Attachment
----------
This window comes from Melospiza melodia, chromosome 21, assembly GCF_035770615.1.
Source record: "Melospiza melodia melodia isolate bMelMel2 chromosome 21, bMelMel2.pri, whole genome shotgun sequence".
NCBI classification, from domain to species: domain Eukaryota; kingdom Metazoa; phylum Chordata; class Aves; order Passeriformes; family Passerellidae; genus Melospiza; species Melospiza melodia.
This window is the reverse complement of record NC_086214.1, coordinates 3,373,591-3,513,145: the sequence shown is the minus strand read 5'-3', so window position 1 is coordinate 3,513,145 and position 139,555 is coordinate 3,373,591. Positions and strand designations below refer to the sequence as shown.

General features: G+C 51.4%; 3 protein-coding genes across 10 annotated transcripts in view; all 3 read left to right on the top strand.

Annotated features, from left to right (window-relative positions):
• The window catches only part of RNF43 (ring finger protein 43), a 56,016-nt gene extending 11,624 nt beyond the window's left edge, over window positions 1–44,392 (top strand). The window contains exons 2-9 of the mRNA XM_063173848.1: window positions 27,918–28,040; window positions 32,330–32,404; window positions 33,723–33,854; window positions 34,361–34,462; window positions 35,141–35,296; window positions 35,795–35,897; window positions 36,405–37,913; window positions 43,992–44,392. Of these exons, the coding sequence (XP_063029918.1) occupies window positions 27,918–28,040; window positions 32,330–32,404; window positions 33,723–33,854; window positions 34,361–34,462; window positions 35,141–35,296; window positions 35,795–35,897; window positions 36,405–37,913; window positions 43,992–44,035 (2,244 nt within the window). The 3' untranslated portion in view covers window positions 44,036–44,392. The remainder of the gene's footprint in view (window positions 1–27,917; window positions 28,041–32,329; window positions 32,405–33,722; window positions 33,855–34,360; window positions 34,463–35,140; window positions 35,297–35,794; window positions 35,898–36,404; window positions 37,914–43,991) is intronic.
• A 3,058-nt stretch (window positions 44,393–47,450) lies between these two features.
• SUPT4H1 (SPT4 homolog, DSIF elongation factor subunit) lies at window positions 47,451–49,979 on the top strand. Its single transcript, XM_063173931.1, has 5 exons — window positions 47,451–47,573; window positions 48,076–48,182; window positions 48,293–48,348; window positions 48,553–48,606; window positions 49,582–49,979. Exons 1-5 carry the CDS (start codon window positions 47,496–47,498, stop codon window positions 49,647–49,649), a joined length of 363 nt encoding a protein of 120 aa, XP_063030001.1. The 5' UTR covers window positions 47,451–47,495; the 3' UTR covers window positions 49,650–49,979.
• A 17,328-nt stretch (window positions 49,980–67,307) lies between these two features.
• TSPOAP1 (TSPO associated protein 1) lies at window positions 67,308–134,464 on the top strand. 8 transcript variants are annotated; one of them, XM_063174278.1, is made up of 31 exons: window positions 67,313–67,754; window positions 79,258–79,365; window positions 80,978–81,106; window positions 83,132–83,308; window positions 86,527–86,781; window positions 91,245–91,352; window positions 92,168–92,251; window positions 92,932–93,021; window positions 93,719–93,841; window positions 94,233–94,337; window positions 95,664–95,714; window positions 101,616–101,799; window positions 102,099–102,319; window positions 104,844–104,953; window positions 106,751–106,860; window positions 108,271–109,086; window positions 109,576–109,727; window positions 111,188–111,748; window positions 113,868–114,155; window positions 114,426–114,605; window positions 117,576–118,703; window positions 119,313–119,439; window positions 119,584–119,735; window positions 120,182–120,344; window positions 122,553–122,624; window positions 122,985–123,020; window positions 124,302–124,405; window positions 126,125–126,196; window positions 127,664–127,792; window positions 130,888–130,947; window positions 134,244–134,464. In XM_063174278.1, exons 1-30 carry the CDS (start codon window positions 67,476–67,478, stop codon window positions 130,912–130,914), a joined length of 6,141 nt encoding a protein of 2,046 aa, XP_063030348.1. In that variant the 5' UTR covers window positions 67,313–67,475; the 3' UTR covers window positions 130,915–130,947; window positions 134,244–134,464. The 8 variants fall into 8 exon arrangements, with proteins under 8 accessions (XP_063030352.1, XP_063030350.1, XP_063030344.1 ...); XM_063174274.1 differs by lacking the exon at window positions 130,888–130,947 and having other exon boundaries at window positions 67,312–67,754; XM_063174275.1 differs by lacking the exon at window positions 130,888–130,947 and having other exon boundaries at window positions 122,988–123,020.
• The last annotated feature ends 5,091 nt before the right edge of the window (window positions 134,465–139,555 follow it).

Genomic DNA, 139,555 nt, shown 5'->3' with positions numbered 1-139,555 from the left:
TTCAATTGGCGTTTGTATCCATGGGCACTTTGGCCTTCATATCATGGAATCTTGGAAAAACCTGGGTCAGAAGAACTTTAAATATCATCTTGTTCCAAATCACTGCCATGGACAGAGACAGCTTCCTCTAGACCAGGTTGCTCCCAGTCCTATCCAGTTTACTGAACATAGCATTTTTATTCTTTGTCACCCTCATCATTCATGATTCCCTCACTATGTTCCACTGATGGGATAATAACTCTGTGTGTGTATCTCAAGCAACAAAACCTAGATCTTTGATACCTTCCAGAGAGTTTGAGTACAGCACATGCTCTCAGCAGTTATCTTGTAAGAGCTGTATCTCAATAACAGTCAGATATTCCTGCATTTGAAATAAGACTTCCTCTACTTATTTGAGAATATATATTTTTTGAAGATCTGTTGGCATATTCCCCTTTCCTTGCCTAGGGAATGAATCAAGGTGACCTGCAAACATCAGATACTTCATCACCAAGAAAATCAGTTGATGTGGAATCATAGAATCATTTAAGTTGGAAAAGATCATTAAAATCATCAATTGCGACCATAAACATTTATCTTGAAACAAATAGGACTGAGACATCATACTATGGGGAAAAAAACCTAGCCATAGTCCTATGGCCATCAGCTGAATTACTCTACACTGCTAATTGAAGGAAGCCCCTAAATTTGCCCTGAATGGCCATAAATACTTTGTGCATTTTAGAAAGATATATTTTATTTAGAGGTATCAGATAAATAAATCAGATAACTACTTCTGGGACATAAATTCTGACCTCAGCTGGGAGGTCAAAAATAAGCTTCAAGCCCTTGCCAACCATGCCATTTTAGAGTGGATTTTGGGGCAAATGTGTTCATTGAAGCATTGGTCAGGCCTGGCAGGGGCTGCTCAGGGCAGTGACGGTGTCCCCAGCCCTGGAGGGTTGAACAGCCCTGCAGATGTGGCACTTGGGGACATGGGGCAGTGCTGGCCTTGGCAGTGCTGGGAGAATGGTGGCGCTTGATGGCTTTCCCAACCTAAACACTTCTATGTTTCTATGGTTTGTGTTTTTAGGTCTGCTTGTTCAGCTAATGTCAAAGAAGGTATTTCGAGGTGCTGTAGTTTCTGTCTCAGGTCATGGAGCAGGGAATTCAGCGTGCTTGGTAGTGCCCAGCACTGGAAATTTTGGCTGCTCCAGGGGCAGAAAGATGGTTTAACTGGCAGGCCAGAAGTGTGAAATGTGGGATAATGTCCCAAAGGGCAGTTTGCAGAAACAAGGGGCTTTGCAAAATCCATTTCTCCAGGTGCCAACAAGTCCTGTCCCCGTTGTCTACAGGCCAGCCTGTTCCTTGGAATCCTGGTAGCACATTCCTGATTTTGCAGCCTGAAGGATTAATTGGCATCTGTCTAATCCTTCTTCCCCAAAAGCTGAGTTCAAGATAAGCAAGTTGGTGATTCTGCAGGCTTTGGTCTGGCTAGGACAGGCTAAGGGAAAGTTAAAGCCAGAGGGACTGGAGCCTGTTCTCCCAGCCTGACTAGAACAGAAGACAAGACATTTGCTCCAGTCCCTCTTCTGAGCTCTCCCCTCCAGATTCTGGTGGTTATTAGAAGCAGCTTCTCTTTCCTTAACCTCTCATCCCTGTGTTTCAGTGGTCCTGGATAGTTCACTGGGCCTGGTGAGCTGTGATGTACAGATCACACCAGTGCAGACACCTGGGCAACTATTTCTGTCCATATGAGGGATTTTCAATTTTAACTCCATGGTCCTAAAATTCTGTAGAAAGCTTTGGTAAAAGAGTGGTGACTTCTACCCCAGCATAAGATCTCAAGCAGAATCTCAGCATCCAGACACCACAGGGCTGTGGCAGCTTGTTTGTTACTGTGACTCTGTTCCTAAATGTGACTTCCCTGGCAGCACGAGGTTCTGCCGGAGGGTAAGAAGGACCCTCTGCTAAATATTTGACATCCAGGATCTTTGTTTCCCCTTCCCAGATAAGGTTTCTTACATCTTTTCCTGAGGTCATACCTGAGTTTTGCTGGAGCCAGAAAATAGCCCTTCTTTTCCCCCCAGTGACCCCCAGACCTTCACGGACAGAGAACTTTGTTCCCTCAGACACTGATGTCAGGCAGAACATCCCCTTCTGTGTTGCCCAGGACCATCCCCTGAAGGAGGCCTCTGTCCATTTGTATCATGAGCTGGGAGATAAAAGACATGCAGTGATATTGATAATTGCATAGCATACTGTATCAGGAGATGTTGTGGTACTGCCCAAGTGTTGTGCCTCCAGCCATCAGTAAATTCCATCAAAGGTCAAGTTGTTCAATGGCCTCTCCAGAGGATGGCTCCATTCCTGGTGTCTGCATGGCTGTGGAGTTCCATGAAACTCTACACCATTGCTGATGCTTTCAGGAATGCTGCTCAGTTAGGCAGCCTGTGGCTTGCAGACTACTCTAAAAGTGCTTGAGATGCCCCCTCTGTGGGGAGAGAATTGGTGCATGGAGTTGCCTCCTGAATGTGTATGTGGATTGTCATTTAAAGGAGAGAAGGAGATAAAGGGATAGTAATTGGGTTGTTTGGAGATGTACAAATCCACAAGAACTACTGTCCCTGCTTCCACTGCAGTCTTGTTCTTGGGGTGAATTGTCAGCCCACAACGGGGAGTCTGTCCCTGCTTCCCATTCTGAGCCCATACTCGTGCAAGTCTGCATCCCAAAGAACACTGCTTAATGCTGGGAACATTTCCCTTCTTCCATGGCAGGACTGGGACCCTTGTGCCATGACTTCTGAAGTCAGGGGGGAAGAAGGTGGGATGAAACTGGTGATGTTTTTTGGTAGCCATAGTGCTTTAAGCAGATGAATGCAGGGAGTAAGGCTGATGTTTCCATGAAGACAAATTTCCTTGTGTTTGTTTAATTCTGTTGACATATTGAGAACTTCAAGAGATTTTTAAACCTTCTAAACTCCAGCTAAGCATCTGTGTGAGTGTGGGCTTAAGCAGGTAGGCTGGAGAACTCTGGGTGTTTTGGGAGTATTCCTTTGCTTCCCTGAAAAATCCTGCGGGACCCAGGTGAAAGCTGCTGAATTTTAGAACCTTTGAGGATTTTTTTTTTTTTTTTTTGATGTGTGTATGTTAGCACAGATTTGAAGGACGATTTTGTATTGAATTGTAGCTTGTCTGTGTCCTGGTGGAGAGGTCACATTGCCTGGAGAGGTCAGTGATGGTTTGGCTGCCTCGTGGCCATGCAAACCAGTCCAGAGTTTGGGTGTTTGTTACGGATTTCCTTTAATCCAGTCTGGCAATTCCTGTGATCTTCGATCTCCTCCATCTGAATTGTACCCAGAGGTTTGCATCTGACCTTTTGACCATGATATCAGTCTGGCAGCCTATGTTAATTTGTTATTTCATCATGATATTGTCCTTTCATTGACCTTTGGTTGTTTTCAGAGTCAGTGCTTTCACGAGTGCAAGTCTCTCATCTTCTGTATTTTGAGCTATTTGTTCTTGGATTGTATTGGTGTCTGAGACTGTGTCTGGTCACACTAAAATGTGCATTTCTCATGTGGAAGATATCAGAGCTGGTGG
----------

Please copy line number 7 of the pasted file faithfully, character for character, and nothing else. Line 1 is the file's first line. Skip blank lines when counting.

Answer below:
• The window catches only part of RNF43 (ring finger protein 43), a 56,016-nt gene extending 11,624 nt beyond the window's left edge, over window positions 1–44,392 (top strand). The window contains exons 2-9 of the mRNA XM_063173848.1: window positions 27,918–28,040; window positions 32,330–32,404; window positions 33,723–33,854; window positions 34,361–34,462; window positions 35,141–35,296; window positions 35,795–35,897; window positions 36,405–37,913; window positions 43,992–44,392. Of these exons, the coding sequence (XP_063029918.1) occupies window positions 27,918–28,040; window positions 32,330–32,404; window positions 33,723–33,854; window positions 34,361–34,462; window positions 35,141–35,296; window positions 35,795–35,897; window positions 36,405–37,913; window positions 43,992–44,035 (2,244 nt within the window). The 3' untranslated portion in view covers window positions 44,036–44,392. The remainder of the gene's footprint in view (window positions 1–27,917; window positions 28,041–32,329; window positions 32,405–33,722; window positions 33,855–34,360; window positions 34,463–35,140; window positions 35,297–35,794; window positions 35,898–36,404; window positions 37,914–43,991) is intronic.